A few additional notes. The model JWT shows here is what is usually called a 96/11 in the collector market (though they were all referred to as Gewehr 1911s or G11’s by the Swiss). When they converted from their old round-nose loading of the 7.5 cartridge (known as GP90, Gewehrpatrone 1890) to the new modern spitzer bullet loading (GP11), they changes the rifle designation as well. They also added a semi-pistol grip, new sights, updated magazine and a few other minor changes. New rifles came like this from the factory after this date, but as older Gewehr 1896s came back in for service/repair, they were also updated to the new spec by adding the new features, and they would splice in the semi-pistol-grip into the previously-straight stock. These updated 1896s are what are referred to as the 96/11s in the collector market, and are most easily identified by the spliced-in bump on the stock (barely noticeable in some of the pictures here). There was also a Karabiner 1911 (K11), a shorter carbine version of this rifle. Then a few decades later they made some major improvements to the action (mainly by shortening the bolt/action substantially) allowing them to consolidate on a single rifle, called the Karabiner 1931 (K31). The much shorter action length meant they could have a much handier shorter carbine-style rifle (like most modern militaries were going to at the time) while maintaining a barrel length near what the previous Gewehr long rifles had.

    As far as ammo compatibility goes, the old 1889 and 1889/96 rifles (very rare, most got updated to 96/11) should ONLY be shot with the original GP90 cartridge. Unfortunately this is no longer commercially available, and old production rounds are collector’s items (and likely no longer viable). There are some guidelines for wildcatting reloads, though this is for the experienced reloader. The 96/11s, G11, K11, and K31 (and all the sniper variants of K31 etc) are all perfectly suited to shoot the modern GP11 loading (or pretty much any modern commercial rounds). There are some sources that suggest not shooting full-power GP11 in the 96/11 but there is no need, the action is more than strong enough. GP11 is what the rifle was designed for, and its been shooting it for 100+ years in many cases.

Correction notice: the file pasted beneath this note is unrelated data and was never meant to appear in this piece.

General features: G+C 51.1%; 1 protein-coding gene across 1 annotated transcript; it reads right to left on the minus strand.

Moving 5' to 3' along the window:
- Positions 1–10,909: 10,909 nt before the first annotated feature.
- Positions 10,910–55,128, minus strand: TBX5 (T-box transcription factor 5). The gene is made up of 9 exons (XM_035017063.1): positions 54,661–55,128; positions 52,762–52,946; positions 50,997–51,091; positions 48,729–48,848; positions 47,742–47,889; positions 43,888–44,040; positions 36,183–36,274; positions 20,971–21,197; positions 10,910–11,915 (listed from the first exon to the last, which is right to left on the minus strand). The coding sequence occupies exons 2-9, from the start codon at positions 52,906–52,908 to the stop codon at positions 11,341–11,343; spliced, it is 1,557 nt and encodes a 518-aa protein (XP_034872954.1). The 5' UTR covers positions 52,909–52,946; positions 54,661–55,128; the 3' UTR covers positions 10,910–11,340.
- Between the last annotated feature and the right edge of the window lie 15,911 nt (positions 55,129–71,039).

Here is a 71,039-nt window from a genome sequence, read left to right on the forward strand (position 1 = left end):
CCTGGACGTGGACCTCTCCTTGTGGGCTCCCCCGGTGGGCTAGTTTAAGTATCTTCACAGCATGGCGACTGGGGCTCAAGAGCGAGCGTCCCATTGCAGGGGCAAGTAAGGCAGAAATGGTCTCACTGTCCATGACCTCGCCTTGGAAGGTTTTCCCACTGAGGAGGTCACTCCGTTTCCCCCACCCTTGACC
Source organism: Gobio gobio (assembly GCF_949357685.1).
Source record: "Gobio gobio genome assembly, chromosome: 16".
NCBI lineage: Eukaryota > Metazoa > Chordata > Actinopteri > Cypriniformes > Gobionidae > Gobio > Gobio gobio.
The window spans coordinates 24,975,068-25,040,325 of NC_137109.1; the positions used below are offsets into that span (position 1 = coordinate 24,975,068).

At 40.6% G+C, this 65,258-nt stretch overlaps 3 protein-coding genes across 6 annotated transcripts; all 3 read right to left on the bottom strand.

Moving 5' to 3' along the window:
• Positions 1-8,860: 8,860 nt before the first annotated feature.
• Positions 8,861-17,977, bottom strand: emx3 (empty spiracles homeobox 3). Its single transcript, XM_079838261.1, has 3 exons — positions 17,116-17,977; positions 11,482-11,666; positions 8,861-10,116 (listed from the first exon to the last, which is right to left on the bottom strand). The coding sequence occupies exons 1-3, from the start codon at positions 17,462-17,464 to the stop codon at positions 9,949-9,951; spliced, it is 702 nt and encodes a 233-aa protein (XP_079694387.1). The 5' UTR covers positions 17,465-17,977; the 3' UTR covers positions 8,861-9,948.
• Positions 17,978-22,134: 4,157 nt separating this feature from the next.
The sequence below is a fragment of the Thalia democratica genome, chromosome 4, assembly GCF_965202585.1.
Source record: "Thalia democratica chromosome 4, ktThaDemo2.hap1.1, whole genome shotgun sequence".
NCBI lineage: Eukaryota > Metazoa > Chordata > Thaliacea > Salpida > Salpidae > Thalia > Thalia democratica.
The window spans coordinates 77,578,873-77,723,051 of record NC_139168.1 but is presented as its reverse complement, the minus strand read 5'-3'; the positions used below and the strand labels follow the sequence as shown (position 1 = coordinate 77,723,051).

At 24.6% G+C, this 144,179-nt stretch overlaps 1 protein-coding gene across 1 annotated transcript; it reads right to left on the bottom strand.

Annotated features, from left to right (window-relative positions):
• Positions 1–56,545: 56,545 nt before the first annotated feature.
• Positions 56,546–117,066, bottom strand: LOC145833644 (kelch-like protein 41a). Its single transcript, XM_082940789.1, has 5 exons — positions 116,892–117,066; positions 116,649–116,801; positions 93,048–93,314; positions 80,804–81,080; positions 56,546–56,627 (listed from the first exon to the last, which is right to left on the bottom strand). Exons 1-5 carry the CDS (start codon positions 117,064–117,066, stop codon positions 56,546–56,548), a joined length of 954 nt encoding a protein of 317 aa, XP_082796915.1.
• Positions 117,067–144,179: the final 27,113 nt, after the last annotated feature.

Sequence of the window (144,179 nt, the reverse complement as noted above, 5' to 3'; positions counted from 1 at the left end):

• Rocket Scientist,
      I looked around and couldn’t find any surplus GP11. I was really hoping to find some for the article. I found lots of places that said they had it, only to find it Out of Stock or On Backorder whenever I went to purchase. I heard the same from the guns stores I called. If you have a source for surplus GP11 rounds, please post it here, I would really appreciate it.

      • John,

        You may have to wait. I’m not sure why, but it always waxes and wanes in availability. It seems like there are regular shipments, but not a huge volume. Every few months, it’ll be in stock at several places for reasonable prices. Then a few months later its all sold out. Then the cycle repeats. I bought 2 cases a year or so back, so I haven’t had to go shopping in awhile. Unless something in the legal situation has changed (import ban or similar) I imagine there will be more in stock again soon-ish. There are TONS of this ammo out there and its still in new production for the Swiss military, so I don’t think supplies will be drying up anytime soon. One suggestion if all the standard online ammo retailers are out, is to look at the online stores of various sellers of collectors/mil-surp/C&R guns, or even just militaria and such. They will often sell surplus ammo, and their inventories aren’t usually as picked-over as the mainstream retailers. May pay a little more though. For example, one of my favorite online C&R sources currently shows 480-rd cases of GP11 in stock for $480. If you give me a way to get it to you (e-mail etc) I’ll send you a link (don’t wanna make it public and have it all bought out by the time you see it). Or if you prefer I can just post the vendor’s name or a link here.